When you hear “zero tolerance,” what do you think?
Until very recently, good liberals gave the term a bad rap. It conjured draconian school-discipline rules, which led to a disproportionate number of suspensions for students of color. And it resonated with the broken-windows philosophy of Rudy Giuliani and other tough-on-crime politicians of the 1990s and early 2000s, who sought the maximum penalties for even the most minor violations.
But that was then, and this is #MeToo. In the struggle against sexual harassment, zero tolerance has suddenly become the accepted liberal dogma. Miscreant students deserve second and third chances, just like turnstile jumpers and squeegee men do. But for sexual misconduct, it’s one strike and you’re out.
That’s a huge mistake. School discipline and public safety were not served by suspending or locking up as many people as possible, regardless of their infractions. Likewise, the campaign against sexual misconduct will suffer if we fail to distinguish between different kinds of it.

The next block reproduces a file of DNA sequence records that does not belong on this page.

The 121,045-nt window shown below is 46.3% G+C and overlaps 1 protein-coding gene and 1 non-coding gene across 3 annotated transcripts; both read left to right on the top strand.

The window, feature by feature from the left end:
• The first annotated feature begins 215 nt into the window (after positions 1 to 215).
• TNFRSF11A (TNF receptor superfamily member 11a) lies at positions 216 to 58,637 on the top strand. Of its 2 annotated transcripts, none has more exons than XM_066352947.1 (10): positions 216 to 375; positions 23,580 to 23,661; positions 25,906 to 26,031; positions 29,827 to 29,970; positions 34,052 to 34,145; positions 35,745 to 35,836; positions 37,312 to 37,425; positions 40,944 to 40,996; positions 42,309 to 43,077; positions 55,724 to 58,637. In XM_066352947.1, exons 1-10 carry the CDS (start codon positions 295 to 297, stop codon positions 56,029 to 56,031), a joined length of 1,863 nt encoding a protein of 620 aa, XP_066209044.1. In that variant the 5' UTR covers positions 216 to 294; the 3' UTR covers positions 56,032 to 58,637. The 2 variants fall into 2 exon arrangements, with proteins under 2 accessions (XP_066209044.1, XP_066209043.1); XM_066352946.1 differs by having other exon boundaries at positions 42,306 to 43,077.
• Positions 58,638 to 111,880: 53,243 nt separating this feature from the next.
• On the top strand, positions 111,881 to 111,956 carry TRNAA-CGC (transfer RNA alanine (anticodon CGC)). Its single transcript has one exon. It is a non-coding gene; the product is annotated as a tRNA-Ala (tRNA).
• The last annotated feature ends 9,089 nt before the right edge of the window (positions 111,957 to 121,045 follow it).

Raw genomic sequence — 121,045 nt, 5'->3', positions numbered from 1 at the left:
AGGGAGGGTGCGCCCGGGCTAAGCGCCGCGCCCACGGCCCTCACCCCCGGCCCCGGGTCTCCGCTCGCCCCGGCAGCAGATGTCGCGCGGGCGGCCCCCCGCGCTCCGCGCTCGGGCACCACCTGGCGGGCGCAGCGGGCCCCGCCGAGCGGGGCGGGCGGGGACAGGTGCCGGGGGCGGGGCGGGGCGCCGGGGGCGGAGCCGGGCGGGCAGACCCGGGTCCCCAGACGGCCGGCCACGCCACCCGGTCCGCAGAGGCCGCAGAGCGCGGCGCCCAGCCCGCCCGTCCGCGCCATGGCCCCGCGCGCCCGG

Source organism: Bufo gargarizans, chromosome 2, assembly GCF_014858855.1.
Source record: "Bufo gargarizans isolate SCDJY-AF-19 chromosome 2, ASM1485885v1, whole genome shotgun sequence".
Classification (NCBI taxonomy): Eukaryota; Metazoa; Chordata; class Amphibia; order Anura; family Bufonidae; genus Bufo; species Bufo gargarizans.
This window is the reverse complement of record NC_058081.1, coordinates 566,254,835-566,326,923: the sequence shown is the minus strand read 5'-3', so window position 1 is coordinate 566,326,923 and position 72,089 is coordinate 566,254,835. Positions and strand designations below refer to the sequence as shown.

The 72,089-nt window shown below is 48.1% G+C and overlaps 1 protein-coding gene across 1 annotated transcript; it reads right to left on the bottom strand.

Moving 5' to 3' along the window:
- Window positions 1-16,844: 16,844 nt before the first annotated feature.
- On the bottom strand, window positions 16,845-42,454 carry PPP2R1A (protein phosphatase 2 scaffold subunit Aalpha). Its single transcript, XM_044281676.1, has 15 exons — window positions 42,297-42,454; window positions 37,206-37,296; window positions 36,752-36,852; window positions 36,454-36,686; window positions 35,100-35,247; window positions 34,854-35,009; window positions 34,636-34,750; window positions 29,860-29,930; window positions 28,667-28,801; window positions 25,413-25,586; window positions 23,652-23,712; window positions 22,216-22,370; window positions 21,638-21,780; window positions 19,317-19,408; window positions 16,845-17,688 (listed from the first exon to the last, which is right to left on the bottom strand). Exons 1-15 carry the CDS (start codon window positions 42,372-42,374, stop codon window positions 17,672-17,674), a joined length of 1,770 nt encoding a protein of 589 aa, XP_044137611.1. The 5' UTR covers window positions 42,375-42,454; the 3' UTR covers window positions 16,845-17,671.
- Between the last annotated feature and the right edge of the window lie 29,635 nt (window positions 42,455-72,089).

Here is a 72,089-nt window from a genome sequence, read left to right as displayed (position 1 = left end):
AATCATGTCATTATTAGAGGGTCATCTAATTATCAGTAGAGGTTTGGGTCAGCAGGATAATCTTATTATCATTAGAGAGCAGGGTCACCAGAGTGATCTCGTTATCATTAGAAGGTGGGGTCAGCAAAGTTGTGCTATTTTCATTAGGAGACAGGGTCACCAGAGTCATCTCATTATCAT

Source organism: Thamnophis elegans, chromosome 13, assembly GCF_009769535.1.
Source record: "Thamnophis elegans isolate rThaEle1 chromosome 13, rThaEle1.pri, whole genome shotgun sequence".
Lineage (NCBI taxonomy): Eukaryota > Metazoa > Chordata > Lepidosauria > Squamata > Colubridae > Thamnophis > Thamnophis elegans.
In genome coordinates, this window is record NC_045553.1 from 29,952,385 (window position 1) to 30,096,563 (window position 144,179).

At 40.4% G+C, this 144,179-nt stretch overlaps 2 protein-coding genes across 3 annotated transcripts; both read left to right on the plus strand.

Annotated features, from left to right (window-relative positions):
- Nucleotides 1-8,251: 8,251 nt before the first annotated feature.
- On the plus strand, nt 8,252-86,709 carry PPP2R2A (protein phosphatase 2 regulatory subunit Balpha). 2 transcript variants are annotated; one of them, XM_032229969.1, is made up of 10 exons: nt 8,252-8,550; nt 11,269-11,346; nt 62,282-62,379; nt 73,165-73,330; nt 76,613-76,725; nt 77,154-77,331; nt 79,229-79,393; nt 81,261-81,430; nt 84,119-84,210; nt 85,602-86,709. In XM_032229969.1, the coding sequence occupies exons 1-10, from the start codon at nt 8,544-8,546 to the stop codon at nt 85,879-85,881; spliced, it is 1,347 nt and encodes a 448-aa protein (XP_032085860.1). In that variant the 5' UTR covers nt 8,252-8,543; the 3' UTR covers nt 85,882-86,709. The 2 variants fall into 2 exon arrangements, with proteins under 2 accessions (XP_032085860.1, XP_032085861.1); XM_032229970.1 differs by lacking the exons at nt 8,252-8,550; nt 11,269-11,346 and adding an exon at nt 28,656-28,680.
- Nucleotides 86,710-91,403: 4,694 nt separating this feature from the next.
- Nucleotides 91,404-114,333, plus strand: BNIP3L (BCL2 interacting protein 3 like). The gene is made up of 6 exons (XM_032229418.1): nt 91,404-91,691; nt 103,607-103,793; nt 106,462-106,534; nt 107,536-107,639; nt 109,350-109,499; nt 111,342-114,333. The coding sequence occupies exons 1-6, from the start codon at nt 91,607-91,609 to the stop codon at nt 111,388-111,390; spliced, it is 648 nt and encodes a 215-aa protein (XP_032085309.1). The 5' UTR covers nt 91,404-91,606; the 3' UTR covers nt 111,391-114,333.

Don’t tell that to New York Sen. Kirsten Gillibrand, who spearheaded the effort to persuade her fellow senator Al Franken to resign. “I think when we start having to talk about the differences between sexual assault and sexual harassment and unwanted groping, you are having the wrong conversation,” Ms. Gillibrand said, defending her call for Mr. Franken to quit. “You need to draw a line in the sand and say none of it is OK. None of it is acceptable.”
She’s right, of course. But some forms of it are worse than others and deserve greater penalties; some aren’t as bad, and they should be punished less. That’s called the principle of proportionality, which lies at the heart of any reasonable system of justice. And once you do away with it, you can do anything to anyone. ...